A while back I did a few posts about my father’s quest for the vintage Jaguar of his dreams. From the many shows and renowned restoration shops we visited, I learned a heap about early XK cars like the 120 and E-Type. Fast forward to the present, where dad has substituted classic American muscle cars in where the gentlemanly British roadsters used to be. We’re now focused on finding a big block C2 Corvette with Knock-off Kelsey-Hayes wheels and side pipes loud enough to irritate the neighbors a little bit. So we did what any other sane person with Vettes on the brain would do…headed to Carlisle to check out the Corvette show of Corvette shows, soak up a little brand culture, learn more about collectable big blocks and perhaps score ourselves a new (well, new to us) Corvette.
Driving through the downtown area surrounding the fairgrounds was surreal. There were Corvettes absolutely everywhere. New ones, old ones, nice ones, ratty ones…there were all kinds. The beautiful Summer afternoon was filled with car talk amongst friends and screaming V8 engines being tested on the dynamometer. Bright eyed locals lined the sidewalks, watching and pointing as all the Vettes rumbled by in every color imaginable. There was even a parade on Saturday to honor legendary racer John Fitch, who in 1960 co-drove the first Corvette, the #3 Briggs Cunningham car, to ever capture a class win at the 24 Hours of Le Mans. Some of the more entrepreneurial townies who resided near the fairgrounds turned their driveways and backyards into paid parking lots and spent the weekend enthusiastically waving people in. The fact that they did this shirtless, beer in hand made it all that much more enjoyable.
See how we made out with a classic Vette and check out the many sights and sounds from the show after the jump. And if you really want to laugh, get a load of our Corvettes at Carlisle featured gallery with more cheeky vanity plates than you can shake a stick at.
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Pictured: Jim Campbell, VP Chevrolet Marketing, sitting proudly in front of his brand’s all-new Civic-fighter, the 2011 Chevy Cruze.
Chevy gave us an advance preview of their new Cruze last week in mid town. The global compact sedan will replace Cobalt in Chevy’s U.S. lineup when it hits dealerships at a base price of $16,995 this September. The athletic stance and clean lines wrap up a handsome little package and bear more than a passing resemblance to big brother Malibu. With its first rate materials and optional two-tone leather surfaces, the spacious interior is also a big part of the story in a segment that is shopped more for its low cost of entry than lavish interior textures and upscale passenger accommodations. Stand out cabin aside, Cruze will need all the help it can get if its fixin to do battle against perennial best sellers like the Honda Civic and Toyota Corolla. Both nameplates have spent many decades and mucho marketing dollars convincing Americans that Japanese quality and compact cars go together like peas and carrots. Chevy hopes 40 MPG, class leading interior room and the most standard safety features in the segment will help to open their minds to new alternatives.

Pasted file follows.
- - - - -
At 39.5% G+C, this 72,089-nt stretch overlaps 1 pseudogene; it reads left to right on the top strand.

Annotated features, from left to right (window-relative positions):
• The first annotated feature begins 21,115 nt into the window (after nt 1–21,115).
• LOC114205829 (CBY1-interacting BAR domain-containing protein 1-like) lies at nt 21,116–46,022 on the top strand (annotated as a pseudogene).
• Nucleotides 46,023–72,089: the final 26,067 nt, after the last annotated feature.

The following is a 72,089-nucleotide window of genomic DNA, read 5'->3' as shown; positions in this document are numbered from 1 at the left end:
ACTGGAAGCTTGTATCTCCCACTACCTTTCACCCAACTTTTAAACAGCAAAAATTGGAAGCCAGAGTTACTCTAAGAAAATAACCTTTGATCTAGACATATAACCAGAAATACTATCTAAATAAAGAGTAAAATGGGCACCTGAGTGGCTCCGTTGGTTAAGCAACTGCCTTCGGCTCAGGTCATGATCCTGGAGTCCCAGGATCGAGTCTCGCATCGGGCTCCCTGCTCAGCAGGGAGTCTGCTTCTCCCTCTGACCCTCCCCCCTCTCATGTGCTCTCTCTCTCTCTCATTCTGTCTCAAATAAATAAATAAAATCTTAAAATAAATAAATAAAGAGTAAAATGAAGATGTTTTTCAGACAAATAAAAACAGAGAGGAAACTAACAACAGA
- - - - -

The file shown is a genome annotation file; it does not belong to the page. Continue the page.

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From tri-tower taillamps to sweeping fins and hooded eyes, you have got to love the details on this DeSoto Fireflite. DeSoto actually tried to make aerodynamic claims about their extravagant tailfins, saying they “added stability at speed,” but we all know that was Motown marketing BS. Virgil Exner had one thing in mind when he penned these fins onto nearly every 57 Chrysler product…getting noticed. This well-kept and regularly used example still manages to turn heads some 60 years later.
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With all the commotion about retro-inspired muscle from Detroit, it’s nice to gaze upon the inspiration now and again. Sporting arrest-me red paint, this gen 1 (1967-1969) Camaro looks ready to pounce on a drag strip near you. As any owner will tell you, the honkin V8s available in ’67 (350 cu in or 396 cu in) do not disappoint when it comes to smoky burnouts and general adolescent behavior.
This circa 1960 Chevy Apache is sporting a great rust patina, handcrafted by the elements of time. This natural, unrestored aesthetic almost enhances the vintage skin’s design.
It’s been 4 years since Chevy pulled the wraps off the Camaro concept at the North American International Auto Show in Detroit. A new president is in office, the Yankees moved stadiums and Britney Spears seems to be popular again. But it might have been worth the wait thanks in no small part to a design that alludes to the past without using it as a crutch. The 304 HP, Direct Injection V6 and starting price under $23,000 doesn’t hurt either.